Erdogan's Election Stumble Troubles the Lira
(Bloomberg Opinion) -- Sunday's municipal elections in Turkey marked a resounding rejection of President Recep Tayyip Erdogan's ruling AK party in the nation’s big cities. The political fractures may make it harder for the lira to recover recent lost ground.
The currency weakened by as much as 2.3 percent on Monday. What is most troubling is what accompanied that fall: a spike in overnight rates to as much as 300 percent. This suggests the screws are getting turned again in bank funding markets, and the flight from the currency continues.
The central bank had suspended its daily auctions of one-week money on March 22 after an unexpected drop in the nation’s foreign currency reserves pummeled the currency. Moody's Investors Service highlighted the problem on Monday, saying the fading reserves are negative for its credit rating, currently B2 with a negative outlook, the lowest of the main agencies.
This plan to rescue the currency worked, but at a substantial cost. The move produced a massive increase in banks’ short-term funding costs. Overnight rates – which become the only valve for liquidity if the one-week window is closed – shot up above 1300 percent at one point last week. They returned to the more normal level of about 25 percent by the end of last week, as the clamp down on Turkish banks conducting business with foreign counter-parties appeared to have eased.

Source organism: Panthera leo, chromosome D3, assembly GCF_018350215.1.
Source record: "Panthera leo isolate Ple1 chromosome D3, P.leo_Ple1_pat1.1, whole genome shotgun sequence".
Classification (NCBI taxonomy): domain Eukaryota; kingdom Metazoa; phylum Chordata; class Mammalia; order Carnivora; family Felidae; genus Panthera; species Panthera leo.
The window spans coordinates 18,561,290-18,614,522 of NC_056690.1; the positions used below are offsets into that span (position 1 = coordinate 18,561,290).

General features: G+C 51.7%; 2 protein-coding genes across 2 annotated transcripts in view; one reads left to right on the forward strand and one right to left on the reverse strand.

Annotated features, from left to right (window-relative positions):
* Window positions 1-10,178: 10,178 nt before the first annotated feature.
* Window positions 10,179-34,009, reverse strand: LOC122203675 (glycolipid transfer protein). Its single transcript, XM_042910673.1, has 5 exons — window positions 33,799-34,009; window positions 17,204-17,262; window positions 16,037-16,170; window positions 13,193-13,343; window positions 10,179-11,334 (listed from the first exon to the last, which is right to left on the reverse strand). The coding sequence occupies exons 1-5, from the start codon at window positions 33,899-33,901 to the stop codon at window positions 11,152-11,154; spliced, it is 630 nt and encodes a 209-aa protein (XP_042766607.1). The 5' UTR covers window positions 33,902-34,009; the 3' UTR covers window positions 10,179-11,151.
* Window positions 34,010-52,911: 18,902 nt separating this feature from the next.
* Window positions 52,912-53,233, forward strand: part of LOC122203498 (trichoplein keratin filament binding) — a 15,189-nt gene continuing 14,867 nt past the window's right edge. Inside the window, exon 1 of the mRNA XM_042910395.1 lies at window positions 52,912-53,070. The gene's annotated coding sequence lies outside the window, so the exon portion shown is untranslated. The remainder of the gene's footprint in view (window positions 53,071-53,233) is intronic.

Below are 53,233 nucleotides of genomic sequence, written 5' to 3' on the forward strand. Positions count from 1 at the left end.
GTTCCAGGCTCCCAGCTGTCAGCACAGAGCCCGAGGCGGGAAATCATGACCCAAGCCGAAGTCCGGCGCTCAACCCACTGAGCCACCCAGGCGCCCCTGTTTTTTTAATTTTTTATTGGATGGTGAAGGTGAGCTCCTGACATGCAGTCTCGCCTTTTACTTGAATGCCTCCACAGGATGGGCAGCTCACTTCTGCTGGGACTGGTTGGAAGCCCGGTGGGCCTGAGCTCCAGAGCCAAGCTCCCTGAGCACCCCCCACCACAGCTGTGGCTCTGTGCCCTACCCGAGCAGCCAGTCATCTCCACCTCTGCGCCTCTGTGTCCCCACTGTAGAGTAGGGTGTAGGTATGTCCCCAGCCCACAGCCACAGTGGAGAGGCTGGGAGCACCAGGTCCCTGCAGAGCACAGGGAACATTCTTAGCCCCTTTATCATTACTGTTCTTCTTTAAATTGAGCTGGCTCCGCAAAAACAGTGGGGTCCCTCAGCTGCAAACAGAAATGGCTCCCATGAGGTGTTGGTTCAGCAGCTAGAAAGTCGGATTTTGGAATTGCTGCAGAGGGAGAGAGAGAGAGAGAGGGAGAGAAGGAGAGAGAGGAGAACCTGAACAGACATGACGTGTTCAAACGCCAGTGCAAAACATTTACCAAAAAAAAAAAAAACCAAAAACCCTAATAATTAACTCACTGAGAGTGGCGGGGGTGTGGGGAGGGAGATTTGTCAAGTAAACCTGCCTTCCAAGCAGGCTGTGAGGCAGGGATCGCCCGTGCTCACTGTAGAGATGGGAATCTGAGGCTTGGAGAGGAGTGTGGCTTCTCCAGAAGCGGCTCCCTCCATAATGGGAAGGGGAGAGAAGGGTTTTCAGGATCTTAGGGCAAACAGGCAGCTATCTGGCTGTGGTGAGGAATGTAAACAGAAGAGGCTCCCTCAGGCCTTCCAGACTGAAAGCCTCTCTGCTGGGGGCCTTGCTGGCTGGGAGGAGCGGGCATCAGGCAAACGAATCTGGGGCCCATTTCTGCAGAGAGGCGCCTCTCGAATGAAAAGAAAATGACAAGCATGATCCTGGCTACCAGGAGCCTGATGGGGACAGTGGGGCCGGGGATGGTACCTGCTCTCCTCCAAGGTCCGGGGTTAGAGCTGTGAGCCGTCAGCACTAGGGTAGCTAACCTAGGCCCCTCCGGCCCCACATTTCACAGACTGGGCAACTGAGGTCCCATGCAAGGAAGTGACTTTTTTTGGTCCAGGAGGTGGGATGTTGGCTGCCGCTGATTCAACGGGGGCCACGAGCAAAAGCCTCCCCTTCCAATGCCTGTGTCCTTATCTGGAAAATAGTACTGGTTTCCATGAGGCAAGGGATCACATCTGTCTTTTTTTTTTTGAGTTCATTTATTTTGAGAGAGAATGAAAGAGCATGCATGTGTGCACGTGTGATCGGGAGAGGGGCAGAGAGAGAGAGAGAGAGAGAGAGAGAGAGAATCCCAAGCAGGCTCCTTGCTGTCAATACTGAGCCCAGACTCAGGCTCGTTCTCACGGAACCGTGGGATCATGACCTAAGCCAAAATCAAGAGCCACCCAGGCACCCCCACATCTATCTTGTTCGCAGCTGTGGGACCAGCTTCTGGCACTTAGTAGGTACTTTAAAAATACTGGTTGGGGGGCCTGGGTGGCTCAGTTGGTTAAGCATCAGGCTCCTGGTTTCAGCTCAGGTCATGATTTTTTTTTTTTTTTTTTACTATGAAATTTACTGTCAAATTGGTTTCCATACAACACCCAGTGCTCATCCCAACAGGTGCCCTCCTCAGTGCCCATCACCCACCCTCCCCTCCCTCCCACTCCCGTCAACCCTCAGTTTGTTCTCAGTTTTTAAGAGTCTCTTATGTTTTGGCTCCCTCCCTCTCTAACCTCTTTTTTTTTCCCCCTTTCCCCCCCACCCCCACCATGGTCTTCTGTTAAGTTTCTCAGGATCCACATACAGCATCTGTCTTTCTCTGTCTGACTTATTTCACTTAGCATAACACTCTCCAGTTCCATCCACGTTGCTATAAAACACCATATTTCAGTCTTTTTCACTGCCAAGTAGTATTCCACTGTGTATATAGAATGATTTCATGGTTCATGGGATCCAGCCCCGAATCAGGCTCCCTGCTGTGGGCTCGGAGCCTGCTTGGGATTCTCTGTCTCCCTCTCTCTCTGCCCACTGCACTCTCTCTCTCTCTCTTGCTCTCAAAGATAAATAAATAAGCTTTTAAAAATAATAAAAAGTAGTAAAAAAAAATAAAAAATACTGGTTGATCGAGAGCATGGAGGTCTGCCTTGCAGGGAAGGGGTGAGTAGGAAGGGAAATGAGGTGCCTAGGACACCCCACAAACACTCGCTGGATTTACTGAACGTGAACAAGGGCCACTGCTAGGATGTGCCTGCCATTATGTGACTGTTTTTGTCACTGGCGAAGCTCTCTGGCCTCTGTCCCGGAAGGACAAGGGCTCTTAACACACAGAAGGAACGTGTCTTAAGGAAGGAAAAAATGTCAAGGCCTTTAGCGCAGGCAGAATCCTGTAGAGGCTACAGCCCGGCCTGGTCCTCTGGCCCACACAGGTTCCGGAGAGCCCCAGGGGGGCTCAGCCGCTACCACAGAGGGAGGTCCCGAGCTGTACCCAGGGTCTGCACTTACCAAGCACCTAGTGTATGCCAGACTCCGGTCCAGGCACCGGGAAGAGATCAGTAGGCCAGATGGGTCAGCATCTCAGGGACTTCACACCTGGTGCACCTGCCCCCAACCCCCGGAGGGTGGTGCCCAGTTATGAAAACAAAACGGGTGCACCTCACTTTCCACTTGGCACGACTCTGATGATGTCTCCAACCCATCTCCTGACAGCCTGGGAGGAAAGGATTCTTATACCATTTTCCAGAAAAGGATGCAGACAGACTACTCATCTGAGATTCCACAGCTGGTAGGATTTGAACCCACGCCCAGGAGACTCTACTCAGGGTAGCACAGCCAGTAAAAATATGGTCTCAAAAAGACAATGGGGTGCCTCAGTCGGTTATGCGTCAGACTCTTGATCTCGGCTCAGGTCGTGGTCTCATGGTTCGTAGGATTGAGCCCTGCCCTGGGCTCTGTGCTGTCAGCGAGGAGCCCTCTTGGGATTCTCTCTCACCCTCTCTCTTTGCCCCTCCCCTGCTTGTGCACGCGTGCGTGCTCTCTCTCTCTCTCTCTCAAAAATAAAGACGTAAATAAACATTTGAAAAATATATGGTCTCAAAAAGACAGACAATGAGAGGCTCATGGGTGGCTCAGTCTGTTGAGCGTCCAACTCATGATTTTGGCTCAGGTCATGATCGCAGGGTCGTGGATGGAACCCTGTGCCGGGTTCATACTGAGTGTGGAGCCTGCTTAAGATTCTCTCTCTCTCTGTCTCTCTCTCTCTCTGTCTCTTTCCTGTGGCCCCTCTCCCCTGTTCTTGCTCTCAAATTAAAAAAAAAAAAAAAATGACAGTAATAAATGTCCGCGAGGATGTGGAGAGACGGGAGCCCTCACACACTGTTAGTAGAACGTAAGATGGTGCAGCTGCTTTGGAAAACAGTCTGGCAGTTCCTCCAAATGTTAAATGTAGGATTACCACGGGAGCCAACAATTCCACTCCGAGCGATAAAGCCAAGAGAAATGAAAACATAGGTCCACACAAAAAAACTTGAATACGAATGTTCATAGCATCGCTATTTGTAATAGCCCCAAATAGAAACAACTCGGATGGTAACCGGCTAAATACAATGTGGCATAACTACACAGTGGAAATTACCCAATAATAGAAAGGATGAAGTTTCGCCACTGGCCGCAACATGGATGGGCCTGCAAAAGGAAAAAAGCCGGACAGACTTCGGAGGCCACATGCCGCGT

That respite seems to have been only temporary. Banks are again among the worst performers on the BIST 100 Istanbul stock exchange, which has recovered only a little of the 10 percent lost since the crisis erupted.
This is another blow to the reputation for Turkish markets. Foreign investors find themselves trapped, able to neither buy nor sell.
The key to restoring normality in Turkish financial markets will be the reopening of the one-week money auctions. After this, liquidity needs to return across a fuller range of maturities. As things stand, funding is only really available for one or two days, and at exorbitant rates.
It had seemed that, once the election was over, financial management could return to normal. The hope was that perhaps officials would be less sensitive to currency volatility. However, Sunday’s result was an historic one for Erdogan, as it was the first time in more than two decades that he lost some of the country’s big metropolitan areas. It remains to be seen how he takes it. At the very least, he still has every reason to keep the foreign exchange markets in his sights.
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Marcus Ashworth is a Bloomberg Opinion columnist covering European markets. He spent three decades in the banking industry, most recently as chief markets strategist at Haitong Securities in London.
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